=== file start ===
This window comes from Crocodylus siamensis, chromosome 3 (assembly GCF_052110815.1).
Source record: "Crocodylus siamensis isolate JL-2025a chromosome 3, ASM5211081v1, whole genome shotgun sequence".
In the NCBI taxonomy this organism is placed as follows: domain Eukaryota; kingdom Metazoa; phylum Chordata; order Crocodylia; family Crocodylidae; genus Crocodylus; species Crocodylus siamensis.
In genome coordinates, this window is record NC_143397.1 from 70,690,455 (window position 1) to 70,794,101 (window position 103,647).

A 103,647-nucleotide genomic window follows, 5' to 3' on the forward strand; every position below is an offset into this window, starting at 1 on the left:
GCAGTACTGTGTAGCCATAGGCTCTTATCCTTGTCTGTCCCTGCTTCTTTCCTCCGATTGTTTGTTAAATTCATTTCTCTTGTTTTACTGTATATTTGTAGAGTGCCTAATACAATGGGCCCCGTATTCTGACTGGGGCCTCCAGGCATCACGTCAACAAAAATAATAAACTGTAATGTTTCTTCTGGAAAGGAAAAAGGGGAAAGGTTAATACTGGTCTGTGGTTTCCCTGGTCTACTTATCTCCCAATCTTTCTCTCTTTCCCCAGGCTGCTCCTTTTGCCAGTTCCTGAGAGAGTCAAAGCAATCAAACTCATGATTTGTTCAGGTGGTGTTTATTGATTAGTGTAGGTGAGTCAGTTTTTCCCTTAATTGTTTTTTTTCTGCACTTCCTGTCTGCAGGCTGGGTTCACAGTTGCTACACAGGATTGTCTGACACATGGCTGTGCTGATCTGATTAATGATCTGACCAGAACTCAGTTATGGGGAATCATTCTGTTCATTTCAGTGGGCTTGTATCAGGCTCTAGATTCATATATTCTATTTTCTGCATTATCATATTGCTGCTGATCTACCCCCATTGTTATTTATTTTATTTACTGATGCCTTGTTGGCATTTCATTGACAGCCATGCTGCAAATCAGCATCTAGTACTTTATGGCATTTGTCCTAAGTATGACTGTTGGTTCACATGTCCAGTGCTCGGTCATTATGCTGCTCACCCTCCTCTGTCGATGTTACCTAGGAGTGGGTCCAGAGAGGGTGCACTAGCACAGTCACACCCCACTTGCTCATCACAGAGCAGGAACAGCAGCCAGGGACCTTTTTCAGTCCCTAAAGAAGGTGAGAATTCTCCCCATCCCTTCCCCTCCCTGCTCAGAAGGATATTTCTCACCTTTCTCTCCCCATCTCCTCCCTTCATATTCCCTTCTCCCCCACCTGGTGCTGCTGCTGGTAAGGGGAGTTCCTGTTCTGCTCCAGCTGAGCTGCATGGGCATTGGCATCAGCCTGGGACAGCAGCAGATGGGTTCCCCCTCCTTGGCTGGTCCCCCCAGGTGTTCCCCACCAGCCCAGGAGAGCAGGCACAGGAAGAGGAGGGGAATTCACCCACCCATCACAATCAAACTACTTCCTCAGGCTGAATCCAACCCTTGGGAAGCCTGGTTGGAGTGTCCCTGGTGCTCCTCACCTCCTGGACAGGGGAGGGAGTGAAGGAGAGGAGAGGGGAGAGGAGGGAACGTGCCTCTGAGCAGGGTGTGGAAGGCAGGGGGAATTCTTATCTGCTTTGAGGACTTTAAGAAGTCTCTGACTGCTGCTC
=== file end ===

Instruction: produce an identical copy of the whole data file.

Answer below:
This window comes from Crocodylus siamensis, chromosome 3 (assembly GCF_052110815.1).
Source record: "Crocodylus siamensis isolate JL-2025a chromosome 3, ASM5211081v1, whole genome shotgun sequence".
In the NCBI taxonomy this organism is placed as follows: domain Eukaryota; kingdom Metazoa; phylum Chordata; order Crocodylia; family Crocodylidae; genus Crocodylus; species Crocodylus siamensis.
In genome coordinates, this window is record NC_143397.1 from 70,690,455 (window position 1) to 70,794,101 (window position 103,647).

A 103,647-nucleotide genomic window follows, 5' to 3' on the forward strand; every position below is an offset into this window, starting at 1 on the left:
GCAGTACTGTGTAGCCATAGGCTCTTATCCTTGTCTGTCCCTGCTTCTTTCCTCCGATTGTTTGTTAAATTCATTTCTCTTGTTTTACTGTATATTTGTAGAGTGCCTAATACAATGGGCCCCGTATTCTGACTGGGGCCTCCAGGCATCACGTCAACAAAAATAATAAACTGTAATGTTTCTTCTGGAAAGGAAAAAGGGGAAAGGTTAATACTGGTCTGTGGTTTCCCTGGTCTACTTATCTCCCAATCTTTCTCTCTTTCCCCAGGCTGCTCCTTTTGCCAGTTCCTGAGAGAGTCAAAGCAATCAAACTCATGATTTGTTCAGGTGGTGTTTATTGATTAGTGTAGGTGAGTCAGTTTTTCCCTTAATTGTTTTTTTTCTGCACTTCCTGTCTGCAGGCTGGGTTCACAGTTGCTACACAGGATTGTCTGACACATGGCTGTGCTGATCTGATTAATGATCTGACCAGAACTCAGTTATGGGGAATCATTCTGTTCATTTCAGTGGGCTTGTATCAGGCTCTAGATTCATATATTCTATTTTCTGCATTATCATATTGCTGCTGATCTACCCCCATTGTTATTTATTTTATTTACTGATGCCTTGTTGGCATTTCATTGACAGCCATGCTGCAAATCAGCATCTAGTACTTTATGGCATTTGTCCTAAGTATGACTGTTGGTTCACATGTCCAGTGCTCGGTCATTATGCTGCTCACCCTCCTCTGTCGATGTTACCTAGGAGTGGGTCCAGAGAGGGTGCACTAGCACAGTCACACCCCACTTGCTCATCACAGAGCAGGAACAGCAGCCAGGGACCTTTTTCAGTCCCTAAAGAAGGTGAGAATTCTCCCCATCCCTTCCCCTCCCTGCTCAGAAGGATATTTCTCACCTTTCTCTCCCCATCTCCTCCCTTCATATTCCCTTCTCCCCCACCTGGTGCTGCTGCTGGTAAGGGGAGTTCCTGTTCTGCTCCAGCTGAGCTGCATGGGCATTGGCATCAGCCTGGGACAGCAGCAGATGGGTTCCCCCTCCTTGGCTGGTCCCCCCAGGTGTTCCCCACCAGCCCAGGAGAGCAGGCACAGGAAGAGGAGGGGAATTCACCCACCCATCACAATCAAACTACTTCCTCAGGCTGAATCCAACCCTTGGGAAGCCTGGTTGGAGTGTCCCTGGTGCTCCTCACCTCCTGGACAGGGGAGGGAGTGAAGGAGAGGAGAGGGGAGAGGAGGGAACGTGCCTCTGAGCAGGGTGTGGAAGGCAGGGGGAATTCTTATCTGCTTTGAGGACTTTAAGAAGTCTCTGACTGCTGCTC